Doc­u­men­tary, not rated, 90 min­utes, in English and Korean with sub­ti­tles,

Pasatiempo - - CAPSULE REVIEWS -

Ac­cord­ing to Frank Lantz, di­rec­tor of the NYU Game Cen­ter, play­ing Go “is like putting your hand on the third rail of the uni­verse.” Go is a board game for two play­ers. It’s con­tem­pla­tive, takes con­cen­tra­tion, and is the Chi­nese an­swer to chess, only older (the game, in­vented more than 2,500 years ago, is the world’s old­est con­tin­u­ously played board game). But di­rec­tor Greg Kohs’ doc­u­men­tary on the classic game of strat­egy is less about the game it­self or the peo­ple who play it than it is about ar­ti­fi­cial in­tel­li­gence. Go is con­sid­ered the ul­ti­mate test for AI, since, in the mod­ern age, games and com­put­ers go hand in hand.

The game, whose play­ers de­vote hours on end to ob­ses­sive com­pe­ti­tion, is sim­ple in the­ory. It’s played with small black-and-white stones. Points are gained by sur­round­ing your op­po­nent’s stones and re­mov­ing them to ob­tain more ter­ri­tory for your­self. The per­son with the most ter­ri­tory at the game’s end wins. But its sim­plic­ity is de­cep­tive. It’s been no­to­ri­ously dif­fi­cult for techies to pro­gram com­put­ers to play it, be­cause it has far more pos­si­ble moves and a seem­ingly end­less num­ber of pos­si­ble board con­fig­u­ra­tions (more than there are atoms in the uni­verse, states one pro­gram­mer in the film) when com­pared with other games.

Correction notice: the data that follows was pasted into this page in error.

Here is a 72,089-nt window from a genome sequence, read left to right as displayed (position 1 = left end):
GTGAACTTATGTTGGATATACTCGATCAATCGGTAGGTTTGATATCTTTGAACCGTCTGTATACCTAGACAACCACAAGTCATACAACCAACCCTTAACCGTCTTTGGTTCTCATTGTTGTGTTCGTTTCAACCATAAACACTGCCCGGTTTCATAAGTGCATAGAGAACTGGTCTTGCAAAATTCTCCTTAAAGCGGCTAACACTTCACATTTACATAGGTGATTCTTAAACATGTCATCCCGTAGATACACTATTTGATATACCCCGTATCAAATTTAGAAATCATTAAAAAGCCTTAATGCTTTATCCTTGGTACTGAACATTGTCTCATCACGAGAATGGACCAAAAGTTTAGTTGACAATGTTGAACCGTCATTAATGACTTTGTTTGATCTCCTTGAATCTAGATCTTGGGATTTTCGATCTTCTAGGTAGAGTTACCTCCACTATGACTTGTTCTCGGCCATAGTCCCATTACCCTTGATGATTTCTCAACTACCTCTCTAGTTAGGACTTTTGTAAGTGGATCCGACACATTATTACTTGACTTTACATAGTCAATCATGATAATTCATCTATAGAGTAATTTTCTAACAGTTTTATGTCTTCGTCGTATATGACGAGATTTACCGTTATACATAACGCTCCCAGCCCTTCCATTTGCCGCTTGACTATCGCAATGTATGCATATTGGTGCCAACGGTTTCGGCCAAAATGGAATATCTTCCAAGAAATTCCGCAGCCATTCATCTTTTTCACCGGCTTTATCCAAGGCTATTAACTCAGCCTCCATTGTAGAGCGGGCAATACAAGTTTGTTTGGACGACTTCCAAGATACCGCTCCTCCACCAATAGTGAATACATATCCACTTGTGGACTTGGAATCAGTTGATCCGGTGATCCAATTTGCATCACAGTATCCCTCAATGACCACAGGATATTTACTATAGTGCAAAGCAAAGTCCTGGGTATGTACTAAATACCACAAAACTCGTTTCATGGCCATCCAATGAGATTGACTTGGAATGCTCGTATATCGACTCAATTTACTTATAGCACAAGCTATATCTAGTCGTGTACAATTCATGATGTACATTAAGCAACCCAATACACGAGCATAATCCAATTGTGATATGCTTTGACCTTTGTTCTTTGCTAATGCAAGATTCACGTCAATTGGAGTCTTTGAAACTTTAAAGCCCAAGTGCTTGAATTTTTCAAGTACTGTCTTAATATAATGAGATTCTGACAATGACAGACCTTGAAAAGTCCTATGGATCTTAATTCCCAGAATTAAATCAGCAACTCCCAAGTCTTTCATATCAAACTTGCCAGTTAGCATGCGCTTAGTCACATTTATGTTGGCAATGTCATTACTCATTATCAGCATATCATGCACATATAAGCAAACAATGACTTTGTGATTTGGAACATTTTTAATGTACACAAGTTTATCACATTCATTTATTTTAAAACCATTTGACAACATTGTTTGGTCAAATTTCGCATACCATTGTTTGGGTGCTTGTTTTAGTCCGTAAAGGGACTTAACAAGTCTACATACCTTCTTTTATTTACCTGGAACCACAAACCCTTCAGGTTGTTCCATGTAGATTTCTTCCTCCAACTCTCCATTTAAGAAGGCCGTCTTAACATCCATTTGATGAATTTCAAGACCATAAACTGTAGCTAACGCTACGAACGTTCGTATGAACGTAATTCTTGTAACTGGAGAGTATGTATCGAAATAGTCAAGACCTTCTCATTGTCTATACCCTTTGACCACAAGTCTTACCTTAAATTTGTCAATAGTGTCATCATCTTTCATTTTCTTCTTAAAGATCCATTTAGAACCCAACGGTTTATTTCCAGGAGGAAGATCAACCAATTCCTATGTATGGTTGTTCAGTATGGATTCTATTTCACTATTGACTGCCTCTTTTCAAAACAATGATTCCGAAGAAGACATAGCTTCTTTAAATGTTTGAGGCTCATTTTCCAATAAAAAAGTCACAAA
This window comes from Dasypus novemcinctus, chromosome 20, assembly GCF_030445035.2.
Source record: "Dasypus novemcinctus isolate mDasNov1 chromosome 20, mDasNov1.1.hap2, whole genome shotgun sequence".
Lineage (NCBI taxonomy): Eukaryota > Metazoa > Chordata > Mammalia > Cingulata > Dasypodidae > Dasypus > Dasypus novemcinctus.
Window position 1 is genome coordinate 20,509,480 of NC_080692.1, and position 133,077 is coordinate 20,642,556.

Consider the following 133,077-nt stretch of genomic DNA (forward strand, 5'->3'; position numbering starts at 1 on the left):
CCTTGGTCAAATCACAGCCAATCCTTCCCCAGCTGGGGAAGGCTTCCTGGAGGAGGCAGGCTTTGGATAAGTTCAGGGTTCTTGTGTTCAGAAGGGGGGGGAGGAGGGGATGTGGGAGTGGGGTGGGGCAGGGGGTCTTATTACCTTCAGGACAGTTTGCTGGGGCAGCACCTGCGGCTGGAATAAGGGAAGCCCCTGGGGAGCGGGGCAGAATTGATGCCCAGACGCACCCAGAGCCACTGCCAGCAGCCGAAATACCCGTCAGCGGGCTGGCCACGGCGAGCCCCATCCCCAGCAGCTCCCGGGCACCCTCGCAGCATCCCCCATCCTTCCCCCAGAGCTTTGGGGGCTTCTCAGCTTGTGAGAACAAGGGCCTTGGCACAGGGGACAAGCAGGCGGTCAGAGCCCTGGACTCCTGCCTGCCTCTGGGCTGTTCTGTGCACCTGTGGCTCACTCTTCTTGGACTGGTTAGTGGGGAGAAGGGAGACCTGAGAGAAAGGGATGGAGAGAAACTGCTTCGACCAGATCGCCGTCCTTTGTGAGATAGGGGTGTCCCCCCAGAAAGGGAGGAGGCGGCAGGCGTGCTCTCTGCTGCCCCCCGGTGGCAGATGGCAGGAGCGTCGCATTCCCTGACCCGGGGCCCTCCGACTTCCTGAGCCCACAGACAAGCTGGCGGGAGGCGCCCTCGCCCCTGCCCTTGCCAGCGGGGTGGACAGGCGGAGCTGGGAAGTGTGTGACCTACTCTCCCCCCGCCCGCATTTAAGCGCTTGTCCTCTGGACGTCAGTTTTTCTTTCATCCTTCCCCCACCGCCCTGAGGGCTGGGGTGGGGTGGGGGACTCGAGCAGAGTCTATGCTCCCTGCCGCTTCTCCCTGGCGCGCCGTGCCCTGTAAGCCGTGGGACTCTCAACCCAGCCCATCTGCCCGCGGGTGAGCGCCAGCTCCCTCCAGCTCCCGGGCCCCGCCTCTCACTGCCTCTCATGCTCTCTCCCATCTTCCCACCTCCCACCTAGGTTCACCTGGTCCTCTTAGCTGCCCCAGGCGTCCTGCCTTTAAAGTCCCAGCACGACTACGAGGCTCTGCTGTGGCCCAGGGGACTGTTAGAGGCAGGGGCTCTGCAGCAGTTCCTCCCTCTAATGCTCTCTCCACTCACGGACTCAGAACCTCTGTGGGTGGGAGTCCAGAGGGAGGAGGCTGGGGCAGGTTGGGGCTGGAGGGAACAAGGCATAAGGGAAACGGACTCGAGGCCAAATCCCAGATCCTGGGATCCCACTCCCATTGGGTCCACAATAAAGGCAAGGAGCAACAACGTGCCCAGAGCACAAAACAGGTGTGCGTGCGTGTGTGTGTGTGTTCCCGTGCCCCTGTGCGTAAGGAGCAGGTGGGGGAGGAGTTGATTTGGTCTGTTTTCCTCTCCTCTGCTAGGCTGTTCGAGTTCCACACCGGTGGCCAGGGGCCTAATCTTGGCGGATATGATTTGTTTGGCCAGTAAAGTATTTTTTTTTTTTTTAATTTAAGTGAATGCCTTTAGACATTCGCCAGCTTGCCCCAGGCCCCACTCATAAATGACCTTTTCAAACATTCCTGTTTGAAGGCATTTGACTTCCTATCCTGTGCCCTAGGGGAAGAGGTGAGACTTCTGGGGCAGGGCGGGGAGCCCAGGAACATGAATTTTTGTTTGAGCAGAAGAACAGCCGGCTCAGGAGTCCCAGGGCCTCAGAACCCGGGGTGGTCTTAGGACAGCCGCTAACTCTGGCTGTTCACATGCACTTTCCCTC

The an­swer for the pro­gram­mers at Deep­Mind, a com­pany owned by Google, was to de­sign a sys­tem that taught it­self how to play, rather than have hu­mans try to teach it. The re­sult is suc­cess­ful and the AI ma­chine Al­phaGo was born. Fan Hui, a cham­pion Go player, goes against it in a tour­na­ment and loses ev­ery game. This leads to skep­ti­cism about his abil­i­ties, so Lee Sedol, a young South Korean player con­sid­ered to be among the world’s top-tier Go strate­gists, tries his hand with the pro­gram in what turns out to be an in­trigu­ing, dis­con­cert­ing, but ex­cit­ingly told story about the pos­si­bil­i­ties for AI. The ques­tion at the film’s heart is what it means for the fu­ture of hu­mankind when com­put­ers can out­smart us. But the doc­u­men­tary also waxes philo­soph­i­cal on what it ac­tu­ally means to be hu­man.

— Michael Abatemarco

Newspapers in English

Newspapers from USA

© PressReader. All rights reserved.